Outside

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I’ve always been a sucker for speculative fiction; it’s one of the best ways to reflect on the world around you, while also engaging with an interesting narrative. It creates pathways for us to consider our own anxieties. With this in mind, It’s clear that newcomers Clay Party, share my belief in the power of speculative fiction, and their debut production Outside stands tall as an impressive poster child for it . The premise ofOutside is as follows; Charlie, Rosie, and Ed (played by Charlie Suff, Rosie Gray, and writer/actor Edward Stone) are three twenty-somethings living in a UK where a nationwide curfew has been enforced. Outside’s plot takes place on the night this year-long curfew is finally set to be lifted, and our characters are gearing up for the festivities. The piece is set in motion as we learn that the fall of the curfew also marks the night that concierge, Charlie, is planning on proposing to long-time girlfriend, Rosie, catalyzed by his discovery of a discarded positive pregnancy test.

Too often I find that a piece relies on an interesting premise, but does little to develop it narratively. However, I am delighted to find that this is not the case with Outside. The narrow focus on the characters’ personal lives makes the larger reality they live in feel detailed, rich, and overwhelmingly naturalistic; I have to keep reminding myself that I am not, in fact, the fourth member of this flat party. When Outside does need to deliver exposition/backstory on its incel infested world, it’s done in subtle and varied ways (namely, Alexa and radio broadcasts) that don’t feel at all forced. Most of this uncanny naturalism can be credited to the acting talents of the cast, who all stand out as masters of realistic delivery and timing. Though praise must also be afforded to writer Edward Stone’s incredible knack for dialogue, and clear understanding of how to pen authentic personalities. If I haven’t sold you yet, you’re lying. But, if you insist on being stubborn, then rest assured that the real, thematic meat of this piece is just as up to snuff as the rest of its successes.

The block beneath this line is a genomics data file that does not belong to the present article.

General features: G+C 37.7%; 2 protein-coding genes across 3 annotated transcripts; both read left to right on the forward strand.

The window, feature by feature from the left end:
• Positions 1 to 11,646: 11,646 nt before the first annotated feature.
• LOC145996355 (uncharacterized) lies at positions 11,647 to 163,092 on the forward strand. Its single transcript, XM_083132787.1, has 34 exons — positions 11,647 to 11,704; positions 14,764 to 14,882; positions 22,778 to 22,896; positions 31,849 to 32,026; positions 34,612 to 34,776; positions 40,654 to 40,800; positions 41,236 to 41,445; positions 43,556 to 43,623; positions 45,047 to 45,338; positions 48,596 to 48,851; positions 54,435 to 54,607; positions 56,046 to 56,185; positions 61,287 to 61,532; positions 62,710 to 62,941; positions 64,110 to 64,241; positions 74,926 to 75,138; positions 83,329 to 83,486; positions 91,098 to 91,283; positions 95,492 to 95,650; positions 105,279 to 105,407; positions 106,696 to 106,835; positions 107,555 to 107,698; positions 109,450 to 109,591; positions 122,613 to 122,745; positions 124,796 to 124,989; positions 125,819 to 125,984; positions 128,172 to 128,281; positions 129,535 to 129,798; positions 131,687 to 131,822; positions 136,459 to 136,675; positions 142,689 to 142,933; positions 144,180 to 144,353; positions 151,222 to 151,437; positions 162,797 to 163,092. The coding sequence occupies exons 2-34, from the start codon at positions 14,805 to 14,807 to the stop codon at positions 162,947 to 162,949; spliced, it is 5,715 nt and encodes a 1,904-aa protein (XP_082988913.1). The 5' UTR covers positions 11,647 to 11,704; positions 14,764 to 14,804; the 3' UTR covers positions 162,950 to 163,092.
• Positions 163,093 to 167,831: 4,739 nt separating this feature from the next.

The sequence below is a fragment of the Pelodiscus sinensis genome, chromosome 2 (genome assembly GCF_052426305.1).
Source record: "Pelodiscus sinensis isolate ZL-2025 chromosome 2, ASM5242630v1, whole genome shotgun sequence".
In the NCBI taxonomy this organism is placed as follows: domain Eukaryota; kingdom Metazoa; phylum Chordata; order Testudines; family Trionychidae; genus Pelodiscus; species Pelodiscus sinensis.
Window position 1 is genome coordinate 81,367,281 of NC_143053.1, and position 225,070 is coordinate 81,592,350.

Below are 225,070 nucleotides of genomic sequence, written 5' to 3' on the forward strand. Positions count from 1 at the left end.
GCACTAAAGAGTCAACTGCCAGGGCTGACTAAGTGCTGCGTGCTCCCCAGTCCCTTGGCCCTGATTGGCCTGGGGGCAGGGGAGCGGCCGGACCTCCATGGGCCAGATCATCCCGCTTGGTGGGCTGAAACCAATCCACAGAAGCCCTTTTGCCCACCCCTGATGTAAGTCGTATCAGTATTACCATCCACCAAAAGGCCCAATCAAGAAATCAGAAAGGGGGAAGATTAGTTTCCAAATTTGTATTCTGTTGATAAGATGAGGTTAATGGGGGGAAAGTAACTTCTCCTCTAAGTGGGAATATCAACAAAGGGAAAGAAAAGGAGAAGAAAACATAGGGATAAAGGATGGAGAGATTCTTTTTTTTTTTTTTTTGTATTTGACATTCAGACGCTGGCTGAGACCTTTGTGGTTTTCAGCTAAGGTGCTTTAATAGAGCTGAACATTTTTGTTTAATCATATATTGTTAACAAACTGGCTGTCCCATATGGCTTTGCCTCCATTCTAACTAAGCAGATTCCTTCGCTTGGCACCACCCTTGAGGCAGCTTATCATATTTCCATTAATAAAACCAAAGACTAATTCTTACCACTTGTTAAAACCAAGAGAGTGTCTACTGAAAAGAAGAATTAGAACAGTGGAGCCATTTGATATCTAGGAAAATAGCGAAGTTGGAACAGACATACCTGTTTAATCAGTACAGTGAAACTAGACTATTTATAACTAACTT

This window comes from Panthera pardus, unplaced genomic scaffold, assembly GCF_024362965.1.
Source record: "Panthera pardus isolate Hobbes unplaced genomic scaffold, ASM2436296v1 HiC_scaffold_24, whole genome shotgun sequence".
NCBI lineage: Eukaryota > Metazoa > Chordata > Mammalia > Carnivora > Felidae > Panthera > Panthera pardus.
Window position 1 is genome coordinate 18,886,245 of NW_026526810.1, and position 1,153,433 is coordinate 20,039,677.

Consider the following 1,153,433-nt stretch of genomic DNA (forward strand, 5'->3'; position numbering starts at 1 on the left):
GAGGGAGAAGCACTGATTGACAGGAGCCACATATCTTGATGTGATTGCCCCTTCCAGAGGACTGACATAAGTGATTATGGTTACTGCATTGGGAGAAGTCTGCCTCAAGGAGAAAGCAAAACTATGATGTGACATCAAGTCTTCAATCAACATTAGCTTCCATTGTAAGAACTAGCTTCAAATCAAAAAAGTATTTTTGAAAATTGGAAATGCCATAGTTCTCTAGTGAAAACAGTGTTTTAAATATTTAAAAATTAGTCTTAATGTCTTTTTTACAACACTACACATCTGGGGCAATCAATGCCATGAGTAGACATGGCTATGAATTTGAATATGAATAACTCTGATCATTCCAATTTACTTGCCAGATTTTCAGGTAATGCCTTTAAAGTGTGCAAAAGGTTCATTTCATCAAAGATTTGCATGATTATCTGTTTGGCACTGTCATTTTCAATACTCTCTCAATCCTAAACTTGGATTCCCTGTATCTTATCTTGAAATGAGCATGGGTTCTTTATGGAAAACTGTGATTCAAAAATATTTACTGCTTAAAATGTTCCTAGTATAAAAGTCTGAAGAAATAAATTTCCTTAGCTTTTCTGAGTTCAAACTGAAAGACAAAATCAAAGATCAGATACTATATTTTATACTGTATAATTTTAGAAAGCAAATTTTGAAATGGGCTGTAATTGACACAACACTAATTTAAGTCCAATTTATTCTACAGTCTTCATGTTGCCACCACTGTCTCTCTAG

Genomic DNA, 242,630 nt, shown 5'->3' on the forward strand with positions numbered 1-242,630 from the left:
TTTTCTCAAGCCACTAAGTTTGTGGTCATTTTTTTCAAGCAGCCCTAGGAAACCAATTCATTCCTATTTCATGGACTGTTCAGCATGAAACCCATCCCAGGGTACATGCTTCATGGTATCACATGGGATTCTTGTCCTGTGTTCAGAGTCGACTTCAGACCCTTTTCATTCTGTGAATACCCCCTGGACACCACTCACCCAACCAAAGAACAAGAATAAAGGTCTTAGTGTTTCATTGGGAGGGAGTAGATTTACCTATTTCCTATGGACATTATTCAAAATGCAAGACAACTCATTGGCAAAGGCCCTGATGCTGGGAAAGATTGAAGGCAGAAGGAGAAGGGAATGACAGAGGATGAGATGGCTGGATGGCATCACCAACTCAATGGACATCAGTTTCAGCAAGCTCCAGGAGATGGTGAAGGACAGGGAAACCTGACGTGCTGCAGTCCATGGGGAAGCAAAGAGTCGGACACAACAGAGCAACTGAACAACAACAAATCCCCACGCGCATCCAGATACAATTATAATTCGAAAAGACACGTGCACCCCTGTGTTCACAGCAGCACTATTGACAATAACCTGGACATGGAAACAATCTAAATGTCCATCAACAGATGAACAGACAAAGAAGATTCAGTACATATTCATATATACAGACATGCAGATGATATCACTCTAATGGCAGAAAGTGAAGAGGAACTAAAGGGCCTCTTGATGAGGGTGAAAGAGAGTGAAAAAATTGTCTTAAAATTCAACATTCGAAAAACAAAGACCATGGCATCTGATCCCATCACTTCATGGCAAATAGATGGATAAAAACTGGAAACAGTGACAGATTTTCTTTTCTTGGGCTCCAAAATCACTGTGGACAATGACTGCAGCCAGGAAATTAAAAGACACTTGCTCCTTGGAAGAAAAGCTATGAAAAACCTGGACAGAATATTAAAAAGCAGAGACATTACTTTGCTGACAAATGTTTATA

Each character interacts with masculine violence in different ways, from the mundane (such as being forced to sleep in your office if you work late) to the tragic (one of the characters is sibling to a crippled bombing victim). This makes the danger of unchecked male anger feel omnipresent and  looming. Thus, the end of the curfew ushers in a sense of hope; the possibility that things have finally calmed down makes going outside seem more a relief than a threat. To this end, the curfew itself functions as a clever analogy for the stifling (and crumbling) relationship we see play out between Rosie and Charlie, which begins to feel less and less like a partnership and more like a game of capture-the-flag (or in this case fianceé). This is what makes Outside such a complex, satisfying production. Outside made me more afraid of the men inside Rosie’s life than the ones beyond the walls of Charlie’s flat, and the significance of that is extraordinarily telling as to the play’s power. 
Outside is performed in the Pleasance Courtyard Cellar venue everyday at 3:30 (except the 13th)  until the 27th .